Keep soap at its best through proper storage. Don't store soap in sealed plastic storage boxes or bags. Store soap out of direct sunlight. Keep your soap where it won't be exposed to extreme shifts in humidity and temperature.
Sealing lye soap in plastic will cause rancidity. Soap that gets lots of direct sunlight will heat up and cool down, causing rancidity through breakdown of oils, and scent and color will fade. Soap that is exposed to high humidity can get slimy because the glycerin in the soap is a humectant; it attracts moisture from the air.
If you make soap on a limited basis — 2 or 3 pounds at a time, for example — you can easily use a shelf on a bookcase for curing and storage. If you find yourself continually running out of room, get a set of plastic shelves you can put up and take down as needed. And if you get to the stage where you are a constant soapmaker, you may as well just give in and buy or make a soap-curing/storage rack.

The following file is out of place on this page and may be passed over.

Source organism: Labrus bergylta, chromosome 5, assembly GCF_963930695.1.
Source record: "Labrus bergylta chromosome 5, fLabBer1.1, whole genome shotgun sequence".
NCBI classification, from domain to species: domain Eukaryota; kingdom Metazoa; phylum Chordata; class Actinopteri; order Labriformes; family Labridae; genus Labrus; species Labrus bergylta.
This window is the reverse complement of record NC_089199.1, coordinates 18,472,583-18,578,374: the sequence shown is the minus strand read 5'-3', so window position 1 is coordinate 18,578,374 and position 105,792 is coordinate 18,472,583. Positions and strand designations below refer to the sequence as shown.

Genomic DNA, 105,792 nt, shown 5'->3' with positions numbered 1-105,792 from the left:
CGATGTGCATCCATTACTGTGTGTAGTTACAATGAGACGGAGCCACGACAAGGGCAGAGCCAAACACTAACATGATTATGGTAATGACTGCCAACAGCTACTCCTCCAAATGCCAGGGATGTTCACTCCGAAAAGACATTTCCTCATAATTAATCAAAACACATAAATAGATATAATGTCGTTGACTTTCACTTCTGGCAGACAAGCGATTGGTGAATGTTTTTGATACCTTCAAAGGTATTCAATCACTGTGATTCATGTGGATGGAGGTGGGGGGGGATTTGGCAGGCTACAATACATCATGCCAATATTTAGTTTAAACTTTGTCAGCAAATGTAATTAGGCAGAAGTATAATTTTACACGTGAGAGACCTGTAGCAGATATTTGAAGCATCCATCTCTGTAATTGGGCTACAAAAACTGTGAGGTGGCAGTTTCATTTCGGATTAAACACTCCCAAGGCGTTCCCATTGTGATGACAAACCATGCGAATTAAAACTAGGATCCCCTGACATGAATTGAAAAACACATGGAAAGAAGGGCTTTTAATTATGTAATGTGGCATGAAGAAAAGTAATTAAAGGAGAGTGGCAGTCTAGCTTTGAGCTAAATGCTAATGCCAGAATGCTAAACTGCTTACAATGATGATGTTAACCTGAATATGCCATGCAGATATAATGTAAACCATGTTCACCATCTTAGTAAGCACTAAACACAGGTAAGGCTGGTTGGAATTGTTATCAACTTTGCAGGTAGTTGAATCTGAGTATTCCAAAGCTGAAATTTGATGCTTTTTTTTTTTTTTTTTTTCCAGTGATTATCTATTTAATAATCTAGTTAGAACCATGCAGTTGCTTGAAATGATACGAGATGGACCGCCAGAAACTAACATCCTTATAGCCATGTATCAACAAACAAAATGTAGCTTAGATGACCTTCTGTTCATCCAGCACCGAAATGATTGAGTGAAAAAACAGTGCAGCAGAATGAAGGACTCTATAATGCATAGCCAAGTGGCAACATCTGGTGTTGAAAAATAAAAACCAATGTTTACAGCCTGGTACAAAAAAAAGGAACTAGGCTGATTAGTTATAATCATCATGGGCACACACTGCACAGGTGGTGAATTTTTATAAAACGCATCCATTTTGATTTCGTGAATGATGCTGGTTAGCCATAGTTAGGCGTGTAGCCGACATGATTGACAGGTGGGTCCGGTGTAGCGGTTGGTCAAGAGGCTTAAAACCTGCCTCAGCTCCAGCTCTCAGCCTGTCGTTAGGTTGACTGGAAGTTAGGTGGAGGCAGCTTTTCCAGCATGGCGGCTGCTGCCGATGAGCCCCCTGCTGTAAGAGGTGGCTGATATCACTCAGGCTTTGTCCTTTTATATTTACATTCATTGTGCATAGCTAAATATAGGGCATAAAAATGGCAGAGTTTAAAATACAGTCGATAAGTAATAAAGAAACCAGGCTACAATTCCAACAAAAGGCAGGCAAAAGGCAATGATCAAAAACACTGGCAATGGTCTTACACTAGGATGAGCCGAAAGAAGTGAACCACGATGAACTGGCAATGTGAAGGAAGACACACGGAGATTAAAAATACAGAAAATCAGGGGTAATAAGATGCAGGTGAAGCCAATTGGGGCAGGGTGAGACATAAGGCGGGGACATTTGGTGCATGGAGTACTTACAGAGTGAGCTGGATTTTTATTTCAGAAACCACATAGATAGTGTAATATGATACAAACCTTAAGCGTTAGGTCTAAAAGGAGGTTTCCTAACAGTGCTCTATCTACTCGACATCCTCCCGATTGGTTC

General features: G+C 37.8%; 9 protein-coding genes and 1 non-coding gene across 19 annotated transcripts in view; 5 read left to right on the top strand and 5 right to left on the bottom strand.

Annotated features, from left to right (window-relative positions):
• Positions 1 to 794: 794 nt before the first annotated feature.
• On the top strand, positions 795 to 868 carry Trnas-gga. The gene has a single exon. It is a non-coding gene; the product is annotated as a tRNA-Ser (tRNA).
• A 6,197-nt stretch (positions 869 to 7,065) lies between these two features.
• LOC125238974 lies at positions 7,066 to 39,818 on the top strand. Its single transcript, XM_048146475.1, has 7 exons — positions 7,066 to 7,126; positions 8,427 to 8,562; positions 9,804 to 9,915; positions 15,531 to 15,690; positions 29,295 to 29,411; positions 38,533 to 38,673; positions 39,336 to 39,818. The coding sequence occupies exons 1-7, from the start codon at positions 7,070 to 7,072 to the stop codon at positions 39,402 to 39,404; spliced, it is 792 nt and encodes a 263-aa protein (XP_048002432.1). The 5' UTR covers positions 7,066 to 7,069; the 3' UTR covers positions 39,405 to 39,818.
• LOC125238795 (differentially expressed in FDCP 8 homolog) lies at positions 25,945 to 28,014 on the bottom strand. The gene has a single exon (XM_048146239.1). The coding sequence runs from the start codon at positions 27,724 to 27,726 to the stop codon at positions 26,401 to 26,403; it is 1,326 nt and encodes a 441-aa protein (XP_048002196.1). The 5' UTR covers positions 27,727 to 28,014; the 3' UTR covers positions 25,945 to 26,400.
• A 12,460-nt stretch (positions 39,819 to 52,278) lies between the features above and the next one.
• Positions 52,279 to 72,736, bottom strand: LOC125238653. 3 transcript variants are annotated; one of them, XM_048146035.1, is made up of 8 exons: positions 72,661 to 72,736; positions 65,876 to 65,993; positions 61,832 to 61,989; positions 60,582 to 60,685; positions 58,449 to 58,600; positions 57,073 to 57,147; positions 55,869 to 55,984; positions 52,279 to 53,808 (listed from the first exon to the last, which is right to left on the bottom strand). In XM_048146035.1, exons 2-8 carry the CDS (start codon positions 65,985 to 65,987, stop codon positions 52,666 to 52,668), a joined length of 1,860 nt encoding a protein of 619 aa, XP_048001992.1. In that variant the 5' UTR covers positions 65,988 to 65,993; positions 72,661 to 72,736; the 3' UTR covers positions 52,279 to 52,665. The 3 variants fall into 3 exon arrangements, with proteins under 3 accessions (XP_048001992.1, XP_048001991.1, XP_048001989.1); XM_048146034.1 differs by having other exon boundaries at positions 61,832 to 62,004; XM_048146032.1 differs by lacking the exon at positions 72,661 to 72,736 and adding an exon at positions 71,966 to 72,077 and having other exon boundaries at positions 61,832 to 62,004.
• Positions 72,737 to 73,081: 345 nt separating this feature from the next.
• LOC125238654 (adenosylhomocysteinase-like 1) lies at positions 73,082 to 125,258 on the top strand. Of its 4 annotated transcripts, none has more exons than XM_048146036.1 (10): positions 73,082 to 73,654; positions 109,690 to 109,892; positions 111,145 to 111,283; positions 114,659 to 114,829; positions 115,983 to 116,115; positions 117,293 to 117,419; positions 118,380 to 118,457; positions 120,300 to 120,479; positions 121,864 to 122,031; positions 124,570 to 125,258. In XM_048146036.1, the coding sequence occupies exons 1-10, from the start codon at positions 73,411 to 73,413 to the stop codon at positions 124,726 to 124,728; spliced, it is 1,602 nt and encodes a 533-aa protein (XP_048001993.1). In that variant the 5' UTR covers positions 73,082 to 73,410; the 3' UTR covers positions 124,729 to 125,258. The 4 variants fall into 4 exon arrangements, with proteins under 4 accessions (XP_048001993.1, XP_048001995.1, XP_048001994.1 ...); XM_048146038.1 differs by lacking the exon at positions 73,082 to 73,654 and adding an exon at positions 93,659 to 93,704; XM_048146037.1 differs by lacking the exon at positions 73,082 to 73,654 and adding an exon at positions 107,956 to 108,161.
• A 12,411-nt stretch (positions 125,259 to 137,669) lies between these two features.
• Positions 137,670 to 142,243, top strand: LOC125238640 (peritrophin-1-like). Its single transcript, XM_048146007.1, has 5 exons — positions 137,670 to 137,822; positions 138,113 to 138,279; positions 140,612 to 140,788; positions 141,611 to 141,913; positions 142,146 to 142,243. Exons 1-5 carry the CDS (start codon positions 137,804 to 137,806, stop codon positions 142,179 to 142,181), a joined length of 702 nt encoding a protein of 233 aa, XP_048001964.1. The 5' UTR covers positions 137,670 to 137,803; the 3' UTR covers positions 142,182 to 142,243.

Use soap in the order it was made. Soap that is older will last longer than a fresh bar of the same recipe. Be sure to keep “made on” and “use by” dates on your soap storage boxes and racks.
You can modify a bookcase or start from scratch to create your soap rack. The best ones have surfaces of wire mesh. Heavy wire mesh with ⅓-inch openings works great. Shelves that slide out for loading are ideal. Place freshly-cut soaps on the rack, spaced about ½ to 1 inch apart. Turn the soaps every few days to be sure they dry evenly. After a few weeks, when the surfaces are dry to the touch, you can stack them more closely. Try to space your soapmaking so that you can rotate partially cured soap out as you place the freshly cut soaps.
After a month of curing, cardboard or paperboard shoeboxes are useful for storing your soap. Line the box with plain paper — brown kraft paper is good. Place the soaps loosely in the box. Cut ventilation holes in the lid and sides so that the soap will be protected from light and dust and still get some air.
Be sure to always label your storage system with soap variety, date created, cure date, move-to-storage date, expected expiration date, and other information that will help you remember the details about each batch. Observe and record the changes your soap goes through as it ages. Again, keeping records is one of your most useful tools in progressing in your craft.